(Image credit: Apple)
Apple has announced the iPhone SE for 2020, and it’s the new ‘cheap’ iPhone that comes in at just $399 / £419 / AU$749 / Rs 42,500 while offeringan impressive range of features for a phone at that price point.
The new iPhone SE was originally expected to be called the iPhone 9, but the company has decided to return to the SE moniker first used in 2016 (so we’ll be calling it the iPhone SE 2020 for clarity here – and no, Apple hasn’t told us officially what the SE stands for).
It essentially replaces and improves on the iPhone 8 (which is now off sale and Apple’s product page redirects to a splashy notice about the iPhone SE 2020) while maintaining the same price point.
Apple launched the new iPhone SE to muted fanfare this time around, thanks to the changing times around us all, delivering it on press release rather that calling in journalists from around the world to a congregate in the Steve Jobs Theater.
Here’s everything we know about Apple’s new and cheaper iPhone – and it’s good news if you were missing the home button after 2019’s all-screen line-up.
iPhone SE 2020 release date and price
The iPhone SE 2020 release date is set for Friday April 24, with pre-orders opening at the end of this week (Friday, April 17) and going live at 5am PDT / 8am EDT / 1pm BST.
The iPhone SE price starts at $399 / £419 / AU$749 / Rs 42,500, meaning it’s the same price in the US as the original iPhone SE (but higher in the UK). The base model comes with 64GB of storage, with 128GB and 256GB models also available for a higher price (which you can see listed below).
In the US, Apple is offering the new iPhone SE at $16.62/month through its financing plan or, if you have something like the iPhone 8 to trade-in, just $9.54/mo or $229. If you are upgrading from the original iPhone SE or iPhone 6, you’ll only get $30 toward the full price of the device.
iPhone SE 2020 design and display
It’s backwards compatible with all iPhone 8 cases, and has the same 4.7-inch Retina HD Display as found on the last 4.7-inch model (1334 x 750) with a 326 pixels per inch sharpness.
It gets the same TrueTone technology as the latest models too, enabling it to adapt to the lighting conditions around you and make the screen’s white balance to warmer or cooler.
It’s also using the Haptic Touch system that Apple brought to the iPhone 11 range, where a long press will activate a separate menu and buzz designed to replicate the feeling of a physical press.
As the design is almost identical to an iPhone 8, that means there’s a Touch ID home button built into the bottom bezel on the phone’s front.
You’ll be able to unlock your phone with your fingerprint using this, rather than using Face ID as on other modern iPhones – which for some people will be a little simpler to use (if a tiny bit less secure).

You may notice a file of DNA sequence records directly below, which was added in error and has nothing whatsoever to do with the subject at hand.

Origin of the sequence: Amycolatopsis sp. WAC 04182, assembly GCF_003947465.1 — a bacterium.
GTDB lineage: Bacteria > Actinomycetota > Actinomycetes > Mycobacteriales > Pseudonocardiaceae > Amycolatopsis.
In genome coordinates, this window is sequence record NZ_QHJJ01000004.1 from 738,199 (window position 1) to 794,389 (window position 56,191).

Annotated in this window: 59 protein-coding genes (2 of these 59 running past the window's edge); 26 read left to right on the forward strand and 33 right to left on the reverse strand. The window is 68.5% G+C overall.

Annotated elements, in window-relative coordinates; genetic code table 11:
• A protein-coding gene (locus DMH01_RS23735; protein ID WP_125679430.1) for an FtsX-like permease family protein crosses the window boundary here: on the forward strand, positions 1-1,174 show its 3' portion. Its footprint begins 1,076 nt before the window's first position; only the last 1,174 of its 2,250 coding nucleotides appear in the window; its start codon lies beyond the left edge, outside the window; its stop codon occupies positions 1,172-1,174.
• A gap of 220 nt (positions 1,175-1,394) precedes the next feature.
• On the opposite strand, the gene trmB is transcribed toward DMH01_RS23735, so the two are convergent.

It also means there’s no notch here, as there is on several recent iPhone models. Instead, there’s a bezel at the top of the display, as well as at the bottom, with the top bezel housing the selfie camera.
The phone is IP67 dust- and water-resistant, which means it’ll be able to survive the odd splash of water or outing in the rain.
You’ve got the choice of three colors: black, white or Product Red (that’s just another name for red).
On the bottom edge of the iPhone SE you’ll find a Lightning connector for charging your device. As was widely expected, there’s no 3.5mm headphone jack, so you’ll have to purchase an adapter if you want to use wired headphones.
iPhone SE 2020 specs and battery life
While the design of the iPhone SE 2020 might seem similar to the iPhone 8, inside it’s a different story. Where the iPhone 8 used the A11 Bionic chipset, the new iPhone SE packs the same A13 Bionic engine that powers the iPhone 11 range.
That’s a pretty big improvement for the new iPhone SE (Apple says it’s up to 40% faster than the iPhone 8, and more than twice as fast as the iPhone SE 2016 that it’s replacing in name).
It allows the speed under the finger to be improved in a range of ways – faster snapping between apps is a given (although we’ve not tried the phone yet ourselves to confirm this), and things like video editing on your device and computational photography (more on that in the next section) are now possible.
What’s interesting is that Apple is stating that the iPhone SE’s battery life will be the same as that of the iPhone 8, despite the A13 chip being more efficient in terms of power.
That means you should be expect up to 12 hours of internet use, or – as we noted in our iPhone 8 review – it’ll last just about a day on a single charge.